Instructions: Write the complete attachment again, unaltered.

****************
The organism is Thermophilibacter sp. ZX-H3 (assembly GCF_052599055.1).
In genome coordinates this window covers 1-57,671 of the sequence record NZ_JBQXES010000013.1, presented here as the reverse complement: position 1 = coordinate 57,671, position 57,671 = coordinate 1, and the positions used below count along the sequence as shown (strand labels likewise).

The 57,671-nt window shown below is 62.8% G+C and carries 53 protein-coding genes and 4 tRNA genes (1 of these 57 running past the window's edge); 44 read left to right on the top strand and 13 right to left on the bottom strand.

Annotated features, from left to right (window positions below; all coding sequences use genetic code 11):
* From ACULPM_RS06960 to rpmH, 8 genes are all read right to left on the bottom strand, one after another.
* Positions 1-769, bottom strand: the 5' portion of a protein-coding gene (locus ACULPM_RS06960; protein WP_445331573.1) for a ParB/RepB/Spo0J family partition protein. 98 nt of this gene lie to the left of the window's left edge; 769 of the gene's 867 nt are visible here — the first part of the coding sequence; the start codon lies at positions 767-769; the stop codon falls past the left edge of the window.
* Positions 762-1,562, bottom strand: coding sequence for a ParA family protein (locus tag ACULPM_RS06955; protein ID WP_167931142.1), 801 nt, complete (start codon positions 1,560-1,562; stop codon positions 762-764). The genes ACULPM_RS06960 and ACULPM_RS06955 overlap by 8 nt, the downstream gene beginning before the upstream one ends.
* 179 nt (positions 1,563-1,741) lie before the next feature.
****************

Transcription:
The organism is Thermophilibacter sp. ZX-H3 (assembly GCF_052599055.1).
In genome coordinates this window covers 1-57,671 of the sequence record NZ_JBQXES010000013.1, presented here as the reverse complement: position 1 = coordinate 57,671, position 57,671 = coordinate 1, and the positions used below count along the sequence as shown (strand labels likewise).

The 57,671-nt window shown below is 62.8% G+C and carries 53 protein-coding genes and 4 tRNA genes (1 of these 57 running past the window's edge); 44 read left to right on the top strand and 13 right to left on the bottom strand.

Annotated features, from left to right (window positions below; all coding sequences use genetic code 11):
* From ACULPM_RS06960 to rpmH, 8 genes are all read right to left on the bottom strand, one after another.
* Positions 1-769, bottom strand: the 5' portion of a protein-coding gene (locus ACULPM_RS06960; protein WP_445331573.1) for a ParB/RepB/Spo0J family partition protein. 98 nt of this gene lie to the left of the window's left edge; 769 of the gene's 867 nt are visible here — the first part of the coding sequence; the start codon lies at positions 767-769; the stop codon falls past the left edge of the window.
* Positions 762-1,562, bottom strand: coding sequence for a ParA family protein (locus tag ACULPM_RS06955; protein ID WP_167931142.1), 801 nt, complete (start codon positions 1,560-1,562; stop codon positions 762-764). The genes ACULPM_RS06960 and ACULPM_RS06955 overlap by 8 nt, the downstream gene beginning before the upstream one ends.
* 179 nt (positions 1,563-1,741) lie before the next feature.